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Office of the President

February 6, 2017

Standing together

Ana Mari Cauce

The work of a university like ours — preserving, advancing and creating knowledge, as well as serving our public mission —  is especially critical in these times of uncertainty and rapid change. A healthy democracy, founded on inalienable freedoms and a commitment to the common good, doesn’t simply materialize. It is the product of critical thinking, evidence-based argument, reasoned dialogue and the free and open exchange of ideas. These tenets and values are central to our University’s fundamental purpose, ones we must model and teach. Sixty years ago, Martin Luther King, Jr. wrote that “the function of education is to teach one to think intensively and to think critically,” but to that assertion he added the caveat that, “Intelligence is not enough. Intelligence plus character — that is the goal of true education.”

Campus support services

Office of Academic Personnel
Information for international faculty on the impact of the travel ban Executive Order (EO)

International Student Services
Information for international students on the impact of the travel ban EO

Office of Global Affairs
Central resource hub for global education, research and service for the UW

UW Federal Relations
Current information about federal policy and its impact on the UW community

Bias Incident Reporting Tool
For reporting threats or other bias-related activity, online or in person, that may impact the UW community

Let’s Talk
Free, confidential, informal drop-in counseling service

UWPD
Up-to-date information the investigation into the January 20 shooting and safety information.
In the event of an emergency, please call 911.

Leadership Without Borders
Ally director and contact information for undocumented and DACA students

SafeCampus
Service to connect anyone with concerns about safety with the right resources

Center for Teaching and Learning
For faculty or TAs dealing with difficult conversations in the classroom

UW CareLink
Support for staff offering limited counseling and legal services

The UW must create and nurture the conditions for learning and character to develop and bloom. This happens best in an environment that is free of xenophobia, bigotry and harassment. It happens when all members of our community feel included, knowing they can make a contribution regardless of their area of study or scholarship, or their social, political or religious views. Put simply:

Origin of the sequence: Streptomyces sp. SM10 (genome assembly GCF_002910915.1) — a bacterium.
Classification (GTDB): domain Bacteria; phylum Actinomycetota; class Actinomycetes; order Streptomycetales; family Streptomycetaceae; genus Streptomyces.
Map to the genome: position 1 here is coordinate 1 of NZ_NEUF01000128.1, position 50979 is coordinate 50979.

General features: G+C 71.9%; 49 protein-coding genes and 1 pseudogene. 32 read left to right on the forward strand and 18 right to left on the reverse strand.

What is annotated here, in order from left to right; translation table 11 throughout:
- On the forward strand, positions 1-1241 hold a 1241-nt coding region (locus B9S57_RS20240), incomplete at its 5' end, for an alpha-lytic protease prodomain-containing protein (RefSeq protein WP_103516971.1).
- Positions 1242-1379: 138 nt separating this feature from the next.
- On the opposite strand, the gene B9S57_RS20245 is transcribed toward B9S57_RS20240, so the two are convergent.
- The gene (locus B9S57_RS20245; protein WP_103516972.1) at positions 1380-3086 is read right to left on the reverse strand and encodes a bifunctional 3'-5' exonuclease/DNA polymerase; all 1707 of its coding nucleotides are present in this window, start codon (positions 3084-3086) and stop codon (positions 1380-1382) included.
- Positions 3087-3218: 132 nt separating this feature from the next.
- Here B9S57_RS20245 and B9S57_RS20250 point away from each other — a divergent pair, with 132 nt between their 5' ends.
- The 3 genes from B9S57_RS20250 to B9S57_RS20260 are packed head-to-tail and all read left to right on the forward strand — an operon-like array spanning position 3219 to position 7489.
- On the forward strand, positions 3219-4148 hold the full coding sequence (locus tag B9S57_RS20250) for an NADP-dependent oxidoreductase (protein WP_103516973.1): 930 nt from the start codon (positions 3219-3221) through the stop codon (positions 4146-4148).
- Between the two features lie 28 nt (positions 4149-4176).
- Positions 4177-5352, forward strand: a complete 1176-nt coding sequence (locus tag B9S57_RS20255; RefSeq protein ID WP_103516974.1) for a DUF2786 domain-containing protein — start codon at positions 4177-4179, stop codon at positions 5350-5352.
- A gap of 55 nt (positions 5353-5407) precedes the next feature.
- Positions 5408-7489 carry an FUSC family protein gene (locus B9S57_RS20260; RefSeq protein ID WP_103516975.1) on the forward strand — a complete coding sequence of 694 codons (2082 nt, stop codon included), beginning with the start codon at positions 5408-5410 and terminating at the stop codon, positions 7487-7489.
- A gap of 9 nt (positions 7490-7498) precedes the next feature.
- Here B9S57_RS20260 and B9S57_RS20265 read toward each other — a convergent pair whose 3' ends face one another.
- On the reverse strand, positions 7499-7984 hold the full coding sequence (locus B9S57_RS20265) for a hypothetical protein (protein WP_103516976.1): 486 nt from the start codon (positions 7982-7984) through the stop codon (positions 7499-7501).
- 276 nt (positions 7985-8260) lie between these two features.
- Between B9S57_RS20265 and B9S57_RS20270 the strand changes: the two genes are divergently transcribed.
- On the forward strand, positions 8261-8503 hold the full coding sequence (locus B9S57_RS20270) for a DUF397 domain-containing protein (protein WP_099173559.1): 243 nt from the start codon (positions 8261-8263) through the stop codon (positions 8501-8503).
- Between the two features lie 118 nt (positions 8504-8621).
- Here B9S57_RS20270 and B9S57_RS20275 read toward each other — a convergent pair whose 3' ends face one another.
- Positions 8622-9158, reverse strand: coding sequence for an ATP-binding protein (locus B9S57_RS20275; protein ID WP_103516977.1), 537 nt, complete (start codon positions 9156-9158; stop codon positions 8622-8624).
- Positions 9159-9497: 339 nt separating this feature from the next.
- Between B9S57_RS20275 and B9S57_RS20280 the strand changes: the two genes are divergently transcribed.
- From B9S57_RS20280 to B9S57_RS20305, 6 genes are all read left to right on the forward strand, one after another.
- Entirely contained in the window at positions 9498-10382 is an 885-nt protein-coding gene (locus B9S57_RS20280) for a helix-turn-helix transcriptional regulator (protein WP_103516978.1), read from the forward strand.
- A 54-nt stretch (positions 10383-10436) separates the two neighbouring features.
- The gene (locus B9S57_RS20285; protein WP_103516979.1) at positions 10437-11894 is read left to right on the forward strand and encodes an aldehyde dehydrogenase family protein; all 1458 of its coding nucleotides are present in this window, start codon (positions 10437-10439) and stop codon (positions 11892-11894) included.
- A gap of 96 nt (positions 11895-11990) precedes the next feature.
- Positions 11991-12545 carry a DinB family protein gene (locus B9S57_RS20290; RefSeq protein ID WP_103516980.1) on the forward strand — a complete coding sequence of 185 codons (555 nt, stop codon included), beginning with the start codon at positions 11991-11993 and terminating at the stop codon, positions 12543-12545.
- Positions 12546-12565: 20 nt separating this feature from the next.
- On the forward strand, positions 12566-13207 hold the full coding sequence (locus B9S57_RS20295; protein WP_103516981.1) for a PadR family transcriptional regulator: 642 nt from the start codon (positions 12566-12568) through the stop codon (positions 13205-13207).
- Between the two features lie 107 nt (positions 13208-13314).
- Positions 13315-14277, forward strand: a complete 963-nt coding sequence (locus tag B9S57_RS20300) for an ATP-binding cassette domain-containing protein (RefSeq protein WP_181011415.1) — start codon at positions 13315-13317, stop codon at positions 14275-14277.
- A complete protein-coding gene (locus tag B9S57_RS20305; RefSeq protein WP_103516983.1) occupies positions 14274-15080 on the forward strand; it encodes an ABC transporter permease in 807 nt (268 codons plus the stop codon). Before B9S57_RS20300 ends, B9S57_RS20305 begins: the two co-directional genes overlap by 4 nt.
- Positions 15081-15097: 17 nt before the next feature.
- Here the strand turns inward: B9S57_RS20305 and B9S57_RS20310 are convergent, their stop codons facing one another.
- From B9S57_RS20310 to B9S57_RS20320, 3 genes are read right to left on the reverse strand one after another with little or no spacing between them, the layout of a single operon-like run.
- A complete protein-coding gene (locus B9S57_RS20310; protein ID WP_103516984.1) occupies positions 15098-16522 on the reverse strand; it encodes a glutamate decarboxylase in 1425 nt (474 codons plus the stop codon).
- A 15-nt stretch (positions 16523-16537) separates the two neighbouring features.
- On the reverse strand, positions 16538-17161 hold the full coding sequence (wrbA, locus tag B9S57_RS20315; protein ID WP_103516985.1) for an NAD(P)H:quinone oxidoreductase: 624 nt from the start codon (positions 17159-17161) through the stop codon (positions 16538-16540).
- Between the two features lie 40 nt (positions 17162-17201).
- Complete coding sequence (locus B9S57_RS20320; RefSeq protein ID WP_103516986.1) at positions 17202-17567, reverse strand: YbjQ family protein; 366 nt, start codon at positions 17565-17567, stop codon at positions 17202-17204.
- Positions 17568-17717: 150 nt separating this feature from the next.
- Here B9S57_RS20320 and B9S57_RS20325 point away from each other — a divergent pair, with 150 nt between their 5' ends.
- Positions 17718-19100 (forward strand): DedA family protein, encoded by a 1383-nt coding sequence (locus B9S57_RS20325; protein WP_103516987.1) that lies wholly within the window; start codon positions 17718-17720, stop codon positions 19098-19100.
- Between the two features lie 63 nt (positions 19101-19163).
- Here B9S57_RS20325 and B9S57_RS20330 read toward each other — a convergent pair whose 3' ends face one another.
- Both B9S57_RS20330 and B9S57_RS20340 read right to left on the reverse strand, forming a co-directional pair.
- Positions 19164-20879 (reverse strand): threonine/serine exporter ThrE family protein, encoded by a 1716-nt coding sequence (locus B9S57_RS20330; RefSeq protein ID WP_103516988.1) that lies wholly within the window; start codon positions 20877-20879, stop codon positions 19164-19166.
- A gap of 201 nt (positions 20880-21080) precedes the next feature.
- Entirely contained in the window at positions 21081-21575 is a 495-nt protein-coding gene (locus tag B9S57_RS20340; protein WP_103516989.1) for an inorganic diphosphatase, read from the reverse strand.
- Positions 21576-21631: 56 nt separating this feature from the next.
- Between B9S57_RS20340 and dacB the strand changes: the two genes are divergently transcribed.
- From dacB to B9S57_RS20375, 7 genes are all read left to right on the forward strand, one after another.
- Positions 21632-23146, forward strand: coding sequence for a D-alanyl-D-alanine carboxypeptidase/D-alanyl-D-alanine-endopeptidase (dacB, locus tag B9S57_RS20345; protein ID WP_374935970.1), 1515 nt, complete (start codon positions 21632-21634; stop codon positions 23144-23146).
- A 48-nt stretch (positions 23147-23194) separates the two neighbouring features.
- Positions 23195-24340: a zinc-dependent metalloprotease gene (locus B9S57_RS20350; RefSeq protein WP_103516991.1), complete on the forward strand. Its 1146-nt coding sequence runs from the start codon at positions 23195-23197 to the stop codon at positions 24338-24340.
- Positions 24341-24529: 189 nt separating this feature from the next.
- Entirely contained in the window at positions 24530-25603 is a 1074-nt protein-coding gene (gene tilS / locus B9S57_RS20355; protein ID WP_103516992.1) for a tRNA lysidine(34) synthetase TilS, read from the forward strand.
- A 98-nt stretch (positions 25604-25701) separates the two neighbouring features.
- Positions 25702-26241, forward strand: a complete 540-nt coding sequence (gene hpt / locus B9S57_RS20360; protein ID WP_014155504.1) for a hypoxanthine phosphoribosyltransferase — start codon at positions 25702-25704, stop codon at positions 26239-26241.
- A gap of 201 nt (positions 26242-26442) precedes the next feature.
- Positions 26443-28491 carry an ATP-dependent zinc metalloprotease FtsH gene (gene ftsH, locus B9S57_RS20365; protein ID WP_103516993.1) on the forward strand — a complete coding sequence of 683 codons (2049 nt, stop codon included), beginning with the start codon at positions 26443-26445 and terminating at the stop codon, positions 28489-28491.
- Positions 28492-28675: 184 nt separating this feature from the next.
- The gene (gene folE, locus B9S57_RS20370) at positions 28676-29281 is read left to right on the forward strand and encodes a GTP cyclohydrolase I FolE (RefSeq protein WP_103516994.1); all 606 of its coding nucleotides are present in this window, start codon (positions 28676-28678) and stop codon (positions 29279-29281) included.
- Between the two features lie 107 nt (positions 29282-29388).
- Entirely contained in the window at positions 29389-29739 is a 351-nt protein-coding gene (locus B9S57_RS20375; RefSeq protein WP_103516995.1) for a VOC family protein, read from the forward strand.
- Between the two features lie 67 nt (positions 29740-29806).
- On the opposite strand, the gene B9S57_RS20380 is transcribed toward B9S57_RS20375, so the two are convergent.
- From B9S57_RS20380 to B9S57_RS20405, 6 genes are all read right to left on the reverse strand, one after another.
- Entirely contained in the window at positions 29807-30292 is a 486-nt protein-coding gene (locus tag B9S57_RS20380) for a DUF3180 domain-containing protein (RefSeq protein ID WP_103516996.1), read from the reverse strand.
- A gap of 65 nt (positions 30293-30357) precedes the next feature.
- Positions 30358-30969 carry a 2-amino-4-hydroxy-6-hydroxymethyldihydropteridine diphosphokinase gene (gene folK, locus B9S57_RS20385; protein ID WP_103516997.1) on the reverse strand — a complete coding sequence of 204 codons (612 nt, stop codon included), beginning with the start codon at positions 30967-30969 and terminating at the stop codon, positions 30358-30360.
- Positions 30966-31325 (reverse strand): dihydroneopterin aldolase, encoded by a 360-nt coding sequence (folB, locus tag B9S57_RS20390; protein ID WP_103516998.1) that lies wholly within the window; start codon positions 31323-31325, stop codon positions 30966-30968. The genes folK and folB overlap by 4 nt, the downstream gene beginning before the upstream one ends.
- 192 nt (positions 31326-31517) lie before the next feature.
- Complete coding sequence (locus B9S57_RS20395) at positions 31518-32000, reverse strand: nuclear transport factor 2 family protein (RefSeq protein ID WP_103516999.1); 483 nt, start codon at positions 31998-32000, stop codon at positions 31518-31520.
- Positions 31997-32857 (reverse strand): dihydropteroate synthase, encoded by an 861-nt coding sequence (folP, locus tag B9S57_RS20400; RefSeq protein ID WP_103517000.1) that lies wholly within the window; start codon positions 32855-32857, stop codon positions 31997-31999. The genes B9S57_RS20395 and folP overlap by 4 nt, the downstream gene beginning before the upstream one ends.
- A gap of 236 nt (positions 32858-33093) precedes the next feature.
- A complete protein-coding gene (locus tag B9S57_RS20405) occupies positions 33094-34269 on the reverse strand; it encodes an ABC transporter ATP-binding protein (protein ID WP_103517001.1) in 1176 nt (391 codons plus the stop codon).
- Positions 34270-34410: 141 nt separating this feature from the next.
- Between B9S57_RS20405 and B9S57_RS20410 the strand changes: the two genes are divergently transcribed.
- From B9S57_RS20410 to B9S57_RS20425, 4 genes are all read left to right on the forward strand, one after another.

No matter who you are, where you’re from, whom you love, where or whether you worship, or any other aspect of your identity, we welcome your contributions to helping the University of Washington maintain its commitment to access and excellence, to building a better and more equitable future, and creating a world of good.

I am deeply aware of — and share — the concerns that recent events have raised for our community about the safety, security and freedom of many, especially, but not exclusively, our international students, whether on visas or green cards; undocumented students; immigrants; Muslims; and LGBTQ people. We are committed to and working on providing support to those individuals who are directly affected by any changes in national policy as well as to our broader community. You are not alone and we value the richness of perspectives and the expertise you bring. In the sidebar, you will find links to a wide array of University resources and support networks where you can find information as well as help and guidance.

We are also working together with other universities and professional associations including ACE, APLU and the AAU, of which we’re members, to call for sound and reasonable policies that enable international students and scholars to continue to contribute to our country’s and the world’s intellectual, cultural and economic vitality.

In just the last few days, I observed breakthrough scientific work with life-saving potential carried out by a Muslim immigrant from Syria; received medical treatment from one of our doctors who immigrated here from India; worked side by side on developing strategies for student support with staff members who were African American, lesbian and gay; and worked with both Republicans and Democrats in Olympia on important issues affecting higher education. This is what inclusion and pluralism look like, and these and countless other interactions inform my work and make our University better.

This is a dynamic and tumultuous time, with new policies, potential policies and rumors about policies coming at us on an almost daily basis. I do not anticipate sending out a University-wide email responding to every change in policy, or every unsettling event, but you can find updates here on my blog and on the Federal Relations blog. UW Today also remains an outstanding source of information on the range of teaching, research and service that takes place every day at our University.

And don’t forget to make the time to enjoy each other and the many energizing events and activities throughout all our campuses. It is the life-affirming moments that we spend together that will help us better deal with the stresses and strains that are part of our daily life, but that are magnified with uncertainty and change.

The principles at the heart of our UW community are enduring and we will uphold them steadfastly. I invite and encourage you to stay engaged, to stand together as a University and honor the values that make the University of Washington great.

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